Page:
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I don't quite understand the difference in usage between content and heureux. For example, in the phrase "Plus la date de leurs vacances approchait, plus les enfants étaient heureux" I'm not quite sure as to why contents wouldn't be appropriate.

Is there a rule governing each word's use? What are the connotations of each heureux and content?

  • 1
    To make it simple: content = glad, heureux = happy – Graffito Oct 18 '15 at 21:36
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Simply said: content is included in heureux; so heureux expresses a deeper feeling.

For the example you mentioned, heureux is more appropriate than content.

  • Content: it is about contentedness, it's about being/feeling satisfied

  • Heureux= content + excited/happy

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"heureux" is deeper than "content".

When something specific brings you happiness, you can use "content", but it will be limited in time and scope.

"Heureux" can often be used in the same way, but it can also be used a state of happiness that lasts, that may not be linked to something specific. It's closer to "bliss" then.

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The short story is: one is content of something in particular, but heureux in general.

Je suis content de te voir.   (I'm glad to see you.)
Je suis content que tu aies pu venir.   (I'm glad you could come.)

Ils vécurent heureux et eurent beaucoup d'enfants.   (They lived happily ever after — lit. They lived happ(il)y and had many children.)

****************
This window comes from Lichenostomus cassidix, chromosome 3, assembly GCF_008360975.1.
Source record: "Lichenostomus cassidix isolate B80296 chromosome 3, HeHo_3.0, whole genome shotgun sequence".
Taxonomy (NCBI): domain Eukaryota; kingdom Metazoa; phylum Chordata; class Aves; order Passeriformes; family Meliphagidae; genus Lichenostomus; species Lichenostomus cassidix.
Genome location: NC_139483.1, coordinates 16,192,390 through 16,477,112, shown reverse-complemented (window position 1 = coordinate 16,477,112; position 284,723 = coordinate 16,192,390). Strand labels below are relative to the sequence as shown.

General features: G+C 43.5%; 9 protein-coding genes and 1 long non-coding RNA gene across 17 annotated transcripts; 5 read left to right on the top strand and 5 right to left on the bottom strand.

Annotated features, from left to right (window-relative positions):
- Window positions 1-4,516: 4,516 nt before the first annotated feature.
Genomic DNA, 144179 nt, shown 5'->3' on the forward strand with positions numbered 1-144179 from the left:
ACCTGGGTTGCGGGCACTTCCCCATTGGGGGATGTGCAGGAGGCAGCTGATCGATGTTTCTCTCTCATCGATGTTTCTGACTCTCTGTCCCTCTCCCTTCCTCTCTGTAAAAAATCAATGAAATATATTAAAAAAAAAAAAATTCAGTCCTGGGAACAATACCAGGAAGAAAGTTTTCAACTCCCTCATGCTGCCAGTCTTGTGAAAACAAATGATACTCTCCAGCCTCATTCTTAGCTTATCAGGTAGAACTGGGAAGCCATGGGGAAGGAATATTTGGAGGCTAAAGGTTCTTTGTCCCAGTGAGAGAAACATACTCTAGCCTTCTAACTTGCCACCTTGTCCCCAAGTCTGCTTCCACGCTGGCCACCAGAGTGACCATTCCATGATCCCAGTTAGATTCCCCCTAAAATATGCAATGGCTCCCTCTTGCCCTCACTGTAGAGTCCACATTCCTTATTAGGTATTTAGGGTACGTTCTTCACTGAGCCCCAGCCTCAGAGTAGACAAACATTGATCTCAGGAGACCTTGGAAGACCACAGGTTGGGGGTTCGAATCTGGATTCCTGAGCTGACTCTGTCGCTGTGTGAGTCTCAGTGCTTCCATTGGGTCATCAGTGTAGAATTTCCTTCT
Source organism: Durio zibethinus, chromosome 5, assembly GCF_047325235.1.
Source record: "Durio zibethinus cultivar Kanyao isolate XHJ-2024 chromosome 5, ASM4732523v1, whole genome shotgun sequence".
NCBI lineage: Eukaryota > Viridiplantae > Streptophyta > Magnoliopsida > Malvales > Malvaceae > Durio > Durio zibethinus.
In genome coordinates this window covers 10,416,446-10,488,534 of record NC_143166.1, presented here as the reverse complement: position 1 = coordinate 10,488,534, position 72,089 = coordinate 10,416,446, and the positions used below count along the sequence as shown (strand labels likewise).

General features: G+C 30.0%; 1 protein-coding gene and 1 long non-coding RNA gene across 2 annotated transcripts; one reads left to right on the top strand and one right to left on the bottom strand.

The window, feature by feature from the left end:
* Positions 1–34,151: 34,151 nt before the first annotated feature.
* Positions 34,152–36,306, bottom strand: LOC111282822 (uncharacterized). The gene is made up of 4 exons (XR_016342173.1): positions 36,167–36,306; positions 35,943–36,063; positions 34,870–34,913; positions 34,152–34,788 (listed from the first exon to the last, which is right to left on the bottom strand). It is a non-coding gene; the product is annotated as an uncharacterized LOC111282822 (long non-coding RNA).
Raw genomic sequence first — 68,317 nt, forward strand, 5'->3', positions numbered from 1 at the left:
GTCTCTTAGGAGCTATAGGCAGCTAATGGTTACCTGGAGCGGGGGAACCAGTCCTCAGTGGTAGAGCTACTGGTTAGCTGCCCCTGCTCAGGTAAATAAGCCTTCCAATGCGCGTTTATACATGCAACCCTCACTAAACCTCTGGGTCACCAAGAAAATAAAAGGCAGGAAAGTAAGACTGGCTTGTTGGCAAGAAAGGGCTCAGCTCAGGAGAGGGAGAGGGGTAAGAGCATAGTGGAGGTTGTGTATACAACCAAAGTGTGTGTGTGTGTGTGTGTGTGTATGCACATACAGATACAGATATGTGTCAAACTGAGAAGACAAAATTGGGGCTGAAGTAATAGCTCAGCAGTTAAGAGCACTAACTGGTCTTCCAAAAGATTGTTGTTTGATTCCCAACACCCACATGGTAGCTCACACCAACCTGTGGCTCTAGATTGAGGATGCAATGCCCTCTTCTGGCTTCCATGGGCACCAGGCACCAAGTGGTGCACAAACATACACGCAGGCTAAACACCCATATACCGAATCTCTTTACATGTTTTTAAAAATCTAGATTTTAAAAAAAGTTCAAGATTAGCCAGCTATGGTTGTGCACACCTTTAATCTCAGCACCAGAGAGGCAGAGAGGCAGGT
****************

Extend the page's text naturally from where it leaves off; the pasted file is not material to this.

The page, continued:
Content is rarely used without a qualifier (possibly implied) indicating what the person is happy about, though you can find it occasionally in literary usage.

Heureux can be used to mean that one is happy about something in particular, but it has a requirement that content doesn't have, which is that the person who is described as happy should be involved in the event. This is a usage trend, not an absolute rule. For example, “(?) Je suis heureux que tu puisses venir” sounds awkward; on the other hand, “Je suis heureux d'apprendre que tu pourras venir” sounds fine (it's a fairly standard formal construction, where one states being happy not of the event but of learning about it).

Note that this is only the short story. There are many nuances, many cases where the two words can be used interchangeably or where only one of the words fits despite not fitting the general/particular mold.

  • This raises an interesting question for me-- if one is referencing the oft-quoted line And they lived happily ever after, mais à l'orale et en français, ought it to be in passé simple since that's how it's usually written and thus how it would be recognized? Or is it switched to passé composé for such a verbal reference? – temporary_user_name Apr 21 '16 at 5:38
  • @Aerovistae It's an idiom, so it would be kept in the passé simple (and similarly the reference to having many children would be kept without implying that the people involved did in fact have many children). – Gilles Apr 21 '16 at 9:18
  • Is "ils vécurent heureux pour toujours" equally common, or is one more canonical? – temporary_user_name Apr 21 '16 at 14:20
  • @Aerovistae Nobody says “ils vécurent heureux pour toujours”. books.google.com/ngrams/… – Gilles Apr 21 '16 at 14:49

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